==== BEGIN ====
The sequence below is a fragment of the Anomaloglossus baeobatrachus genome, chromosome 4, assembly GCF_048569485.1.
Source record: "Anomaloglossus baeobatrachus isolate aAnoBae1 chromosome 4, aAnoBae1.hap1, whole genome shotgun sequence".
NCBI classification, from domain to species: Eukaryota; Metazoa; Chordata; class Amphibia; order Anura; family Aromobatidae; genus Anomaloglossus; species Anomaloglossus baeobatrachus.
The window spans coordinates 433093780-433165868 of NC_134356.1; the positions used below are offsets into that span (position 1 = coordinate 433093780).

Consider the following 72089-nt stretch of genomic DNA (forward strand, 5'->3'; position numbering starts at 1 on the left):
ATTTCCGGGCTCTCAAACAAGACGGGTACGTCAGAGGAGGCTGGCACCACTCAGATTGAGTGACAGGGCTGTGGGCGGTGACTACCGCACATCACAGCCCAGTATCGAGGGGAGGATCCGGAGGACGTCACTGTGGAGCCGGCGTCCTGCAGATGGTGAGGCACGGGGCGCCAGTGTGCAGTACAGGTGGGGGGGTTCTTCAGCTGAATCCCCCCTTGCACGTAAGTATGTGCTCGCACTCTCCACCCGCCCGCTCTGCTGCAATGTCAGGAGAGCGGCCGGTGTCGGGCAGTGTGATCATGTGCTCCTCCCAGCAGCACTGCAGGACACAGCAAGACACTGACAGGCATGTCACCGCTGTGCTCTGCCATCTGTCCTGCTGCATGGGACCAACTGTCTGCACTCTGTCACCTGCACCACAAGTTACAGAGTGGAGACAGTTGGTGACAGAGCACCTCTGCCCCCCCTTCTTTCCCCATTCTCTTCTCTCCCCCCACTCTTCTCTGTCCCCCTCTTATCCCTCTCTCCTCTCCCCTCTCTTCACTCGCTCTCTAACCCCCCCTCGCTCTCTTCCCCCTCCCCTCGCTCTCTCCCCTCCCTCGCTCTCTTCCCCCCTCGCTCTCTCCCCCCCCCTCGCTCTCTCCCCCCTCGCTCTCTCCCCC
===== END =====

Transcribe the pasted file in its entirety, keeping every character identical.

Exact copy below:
The sequence below is a fragment of the Anomaloglossus baeobatrachus genome, chromosome 4, assembly GCF_048569485.1.
Source record: "Anomaloglossus baeobatrachus isolate aAnoBae1 chromosome 4, aAnoBae1.hap1, whole genome shotgun sequence".
NCBI classification, from domain to species: Eukaryota; Metazoa; Chordata; class Amphibia; order Anura; family Aromobatidae; genus Anomaloglossus; species Anomaloglossus baeobatrachus.
The window spans coordinates 433093780-433165868 of NC_134356.1; the positions used below are offsets into that span (position 1 = coordinate 433093780).

Consider the following 72089-nt stretch of genomic DNA (forward strand, 5'->3'; position numbering starts at 1 on the left):
ATTTCCGGGCTCTCAAACAAGACGGGTACGTCAGAGGAGGCTGGCACCACTCAGATTGAGTGACAGGGCTGTGGGCGGTGACTACCGCACATCACAGCCCAGTATCGAGGGGAGGATCCGGAGGACGTCACTGTGGAGCCGGCGTCCTGCAGATGGTGAGGCACGGGGCGCCAGTGTGCAGTACAGGTGGGGGGGTTCTTCAGCTGAATCCCCCCTTGCACGTAAGTATGTGCTCGCACTCTCCACCCGCCCGCTCTGCTGCAATGTCAGGAGAGCGGCCGGTGTCGGGCAGTGTGATCATGTGCTCCTCCCAGCAGCACTGCAGGACACAGCAAGACACTGACAGGCATGTCACCGCTGTGCTCTGCCATCTGTCCTGCTGCATGGGACCAACTGTCTGCACTCTGTCACCTGCACCACAAGTTACAGAGTGGAGACAGTTGGTGACAGAGCACCTCTGCCCCCCCTTCTTTCCCCATTCTCTTCTCTCCCCCCACTCTTCTCTGTCCCCCTCTTATCCCTCTCTCCTCTCCCCTCTCTTCACTCGCTCTCTAACCCCCCCTCGCTCTCTTCCCCCTCCCCTCGCTCTCTCCCCTCCCTCGCTCTCTTCCCCCCTCGCTCTCTCCCCCCCCCTCGCTCTCTCCCCCCTCGCTCTCTCCCCC